Throughout baseball, teams are cutting adrift scouts, minor league players and, in cases like the Oakland A's, entire minor league franchises. "Minor leagues and scouting are always the first cuts," said Philadelphia scouting director Jack Pastore. "We're looked on as an expediture, rather than an investment."

Nevertheless, the Phils are one of the six remaining teams with an independent scouting system. The 20 other clubs have amalgamated and trimmed back into the Major League Scouting Bureau.

Perhaps out of self-interest, perhaps out of far-sightedness. Pastore thinks the college baseball swing of the pendulum has reaches its peak.

"THe colleges will never supplant the minors," said Pastore. "People are starting to realize that a lot of lawyers are starving. We've got too many educated people.

"More kids are going to see the minors as a form of vacational training. The cultural fascination with getting a college education is waning.Not every athlete can get into college. In fact, most of 'em can't.

"Except for the very top college and junior college programs in Florida. Arizona and California, schools can't afford to pay a decent baseball coach. The hard truth is that, whether the minors are pleasant or not, they develop a player a lot better than colleges can."

Even if Pastore were right, few in the higher echelons of baseball could afford to try to swing the game back toward minor league player development. Money is the reason.

If Steinbrenner had his way, all of AA and rookie ball would disappear tomorrow. Each team would have only two farm teams. One in AAA for college players a step away from the majors and an A club for high school signees.

"Give money directly to the NCAA to work a baseball scholarship fund," says Steinbrenner, who has hired a college coach, Jack Butterfield, as director of player development. "The majors could contribute $5 million to college and still come out better off."

Last year the major leagues' subsidy to college baseball was $126,000 in the form of contributions to five college summer leagues.

By contrast, one of the minor leagues' best teams in 1976, the Rochester Red Wings, cost their parent club - Baltimore - $275,000 in direct subsidy.

What would the cost to the Orioles have been if the Red Wings had not won the International League pennant, drawn 221,000 in attendance and had a total revenue of $579,000 and had the Red Wings not picked up the tab for the first $450 a month of each player's salary"?

When a team like the California Angels pays $5,4 million (much of it deferred) for free agents, how can it indefinitely absorb the expense of a minor league system that runs $1.5 million a year in the red?

"We better have good years at the gate," said general manager Harry Dalton, chairman of the majors' College Baseball Committee.

Daltons is typical of the baseball executives who see colleges as "as wonderful, important adjunct" to the minors, yet hate the thought of a future - like the situation in Japanese pro baseball - where college ball, a shadow-thin AAA league and the majors are all that exist.

"Baseball is the most subtle of all sports - a combination of raw skills and years of acquired skills," said Dalton.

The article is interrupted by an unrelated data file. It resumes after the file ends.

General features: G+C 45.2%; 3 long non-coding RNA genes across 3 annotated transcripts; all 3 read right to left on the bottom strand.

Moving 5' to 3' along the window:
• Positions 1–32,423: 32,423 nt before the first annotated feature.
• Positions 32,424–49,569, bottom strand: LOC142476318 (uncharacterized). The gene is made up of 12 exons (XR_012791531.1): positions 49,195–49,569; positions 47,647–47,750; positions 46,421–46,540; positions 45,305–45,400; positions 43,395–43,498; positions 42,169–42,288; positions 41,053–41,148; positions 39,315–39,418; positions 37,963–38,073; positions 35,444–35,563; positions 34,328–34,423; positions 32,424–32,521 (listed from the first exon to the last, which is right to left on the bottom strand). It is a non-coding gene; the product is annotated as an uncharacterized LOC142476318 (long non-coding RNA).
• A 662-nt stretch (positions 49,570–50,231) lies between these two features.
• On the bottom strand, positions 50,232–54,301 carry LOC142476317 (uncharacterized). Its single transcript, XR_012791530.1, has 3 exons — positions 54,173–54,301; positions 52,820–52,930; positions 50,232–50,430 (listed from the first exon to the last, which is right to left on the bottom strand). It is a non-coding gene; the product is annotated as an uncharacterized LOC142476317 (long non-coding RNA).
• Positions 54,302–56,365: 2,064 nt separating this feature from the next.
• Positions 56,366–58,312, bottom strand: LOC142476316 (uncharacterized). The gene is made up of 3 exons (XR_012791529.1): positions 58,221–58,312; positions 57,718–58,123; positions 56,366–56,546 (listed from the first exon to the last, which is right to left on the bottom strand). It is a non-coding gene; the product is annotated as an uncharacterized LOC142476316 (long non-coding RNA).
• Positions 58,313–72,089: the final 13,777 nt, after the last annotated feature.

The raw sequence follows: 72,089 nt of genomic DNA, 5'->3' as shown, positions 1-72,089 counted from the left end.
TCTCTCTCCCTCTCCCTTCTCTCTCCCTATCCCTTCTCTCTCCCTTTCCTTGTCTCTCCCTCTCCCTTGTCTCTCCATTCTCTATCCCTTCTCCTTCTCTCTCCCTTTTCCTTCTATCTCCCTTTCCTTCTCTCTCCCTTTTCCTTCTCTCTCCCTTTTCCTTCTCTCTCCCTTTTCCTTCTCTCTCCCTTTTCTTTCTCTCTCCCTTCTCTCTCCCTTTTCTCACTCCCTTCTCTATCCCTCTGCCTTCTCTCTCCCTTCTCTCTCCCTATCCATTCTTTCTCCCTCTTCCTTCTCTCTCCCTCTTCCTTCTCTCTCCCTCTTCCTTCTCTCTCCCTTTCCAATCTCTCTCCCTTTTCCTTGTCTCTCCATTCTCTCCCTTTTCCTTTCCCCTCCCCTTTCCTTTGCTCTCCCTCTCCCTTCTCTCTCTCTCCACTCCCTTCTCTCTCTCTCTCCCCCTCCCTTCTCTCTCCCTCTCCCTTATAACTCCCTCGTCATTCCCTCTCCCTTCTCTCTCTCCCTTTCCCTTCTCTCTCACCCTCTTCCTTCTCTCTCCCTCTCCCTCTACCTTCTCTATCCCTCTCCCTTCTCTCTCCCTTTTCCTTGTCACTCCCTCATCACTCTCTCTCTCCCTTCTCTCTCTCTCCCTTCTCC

Yet even Dalton, who called the minors as they exist "bare bones," admits the bushes may have to be pruned even more drastically.

Men like Dalton and Kuhn used to have a cold sweat 10 years ago when Houston's radical president Tal Smith used to parade out his pet idea - complex baseball. "Hothouse baseball," Dalton calls it.

The concept would wipe out all minor leagues except 26 AAA teams. All players below that level would remain in the parent club's spring training "complex" with its multitude of fields, pitching machines and weightlifting gizmos.

In this "hothouse" atmosphere of constant intersquad games, drills, batting and pitching practice, Smith believes the development process would be dramatically speeded up and economized.

"Hell, we don't even ask that all the other teams do it," said Smith. "Just let us out of this archaic minor league concept. Let us have self-determination.

"As it is now we sign kids and after two years we still don't know if they can play. They ride buses, waste time, sit on the bench and sometimes they don't perform under crucial game situation once in a week.

"Baseball is just postponing the inevitable," snapped Smith. "This across-the board payroll escalation is going to force baseball to do something smart, even if it doesn't want to."

The thought of a baseball future predicated on quality college-trained players, plus hothouse products, with only a skeleton AAA minor league, makes traditionalists like Dalton sigh. But even he admitted. "It could come to that. It's a possibility. Economics is our dictator."

For the present, baseball would be satisfied to find a way to put some of its financial clout behind the college game. "We would definitely be willing to spend more money on the colleges," said Kuhn this week.

But how?

"If you try to subsidize colleges directly," said Milwaukee president Selig, "your basic assumption seems to tbe insulting. Aren't you saying colleges exist for minor league purposes, as soon as you start spreading the dollars, don't you give yourself a black eye?"

Baseball officials wring their hands about the wrath of the NCAA and what Kuhn calls "the stickiness" of the question.

Nevertheless, USC athletic director Dr. Richard Perry, boss of one of the nation's most successful college athletic empires, would not mind having a few sticky fingers.

"I've never heard of a college turning down a direct gift," Perry said wryly. "Our business school couldn't survive without donations from the United California Bank. What's wrong with baseball subsidizing the same way - not by individual athletics, but by institutions."

By contrats, Arizona coach Kindall said bluntly. "We can stand on our own two feet. I've heard coaches say that the majors should pay their college a $10,000 finder's fee for every player they sign.

"We're not manufacturing baseball players. I think it's good that we're not as big time as football and basketball. Most college baseball coaches have to teach other classes and I think we should.

"We have a relationaship with the pros that gives us credibility as teachers of the game and gives them players of a Class A or AA level. But neither side compromised its integrity yet."

The influence of higher education has done much to rock the venerable boat of baseball, bringing the Wall Street Journal and Rolling Stone into lockerrooms where Babe Ruth would now feel like an alien.

But, in the end, college baseball may provide the green and growing new root system the old pastime needs to nourish it through these days of financial pestilence and free agent blight.